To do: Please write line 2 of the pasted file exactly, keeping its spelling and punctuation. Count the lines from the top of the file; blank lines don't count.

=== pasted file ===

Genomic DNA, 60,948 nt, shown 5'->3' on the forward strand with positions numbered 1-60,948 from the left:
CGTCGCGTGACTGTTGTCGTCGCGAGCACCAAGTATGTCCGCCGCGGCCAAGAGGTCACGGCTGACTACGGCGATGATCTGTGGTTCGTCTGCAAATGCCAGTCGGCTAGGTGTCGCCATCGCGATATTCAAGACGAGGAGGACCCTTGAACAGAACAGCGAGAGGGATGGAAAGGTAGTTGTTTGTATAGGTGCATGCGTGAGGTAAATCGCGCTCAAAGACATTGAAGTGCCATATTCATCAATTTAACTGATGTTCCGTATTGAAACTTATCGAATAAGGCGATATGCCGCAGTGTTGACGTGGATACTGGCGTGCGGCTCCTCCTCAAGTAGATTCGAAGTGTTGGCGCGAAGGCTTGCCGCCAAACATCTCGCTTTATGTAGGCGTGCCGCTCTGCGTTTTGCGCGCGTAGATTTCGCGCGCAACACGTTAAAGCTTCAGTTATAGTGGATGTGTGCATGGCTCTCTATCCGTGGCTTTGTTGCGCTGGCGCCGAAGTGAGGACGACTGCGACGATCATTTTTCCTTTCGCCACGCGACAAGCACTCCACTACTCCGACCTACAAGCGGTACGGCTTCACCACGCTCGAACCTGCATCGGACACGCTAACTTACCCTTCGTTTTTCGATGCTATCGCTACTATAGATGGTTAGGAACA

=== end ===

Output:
CGTCGCGTGACTGTTGTCGTCGCGAGCACCAAGTATGTCCGCCGCGGCCAAGAGGTCACGGCTGACTACGGCGATGATCTGTGGTTCGTCTGCAAATGCCAGTCGGCTAGGTGTCGCCATCGCGATATTCAAGACGAGGAGGACCCTTGAACAGAACAGCGAGAGGGATGGAAAGGTAGTTGTTTGTATAGGTGCATGCGTGAGGTAAATCGCGCTCAAAGACATTGAAGTGCCATATTCATCAATTTAACTGATGTTCCGTATTGAAACTTATCGAATAAGGCGATATGCCGCAGTGTTGACGTGGATACTGGCGTGCGGCTCCTCCTCAAGTAGATTCGAAGTGTTGGCGCGAAGGCTTGCCGCCAAACATCTCGCTTTATGTAGGCGTGCCGCTCTGCGTTTTGCGCGCGTAGATTTCGCGCGCAACACGTTAAAGCTTCAGTTATAGTGGATGTGTGCATGGCTCTCTATCCGTGGCTTTGTTGCGCTGGCGCCGAAGTGAGGACGACTGCGACGATCATTTTTCCTTTCGCCACGCGACAAGCACTCCACTACTCCGACCTACAAGCGGTACGGCTTCACCACGCTCGAACCTGCATCGGACACGCTAACTTACCCTTCGTTTTTCGATGCTATCGCTACTATAGATGGTTAGGAACA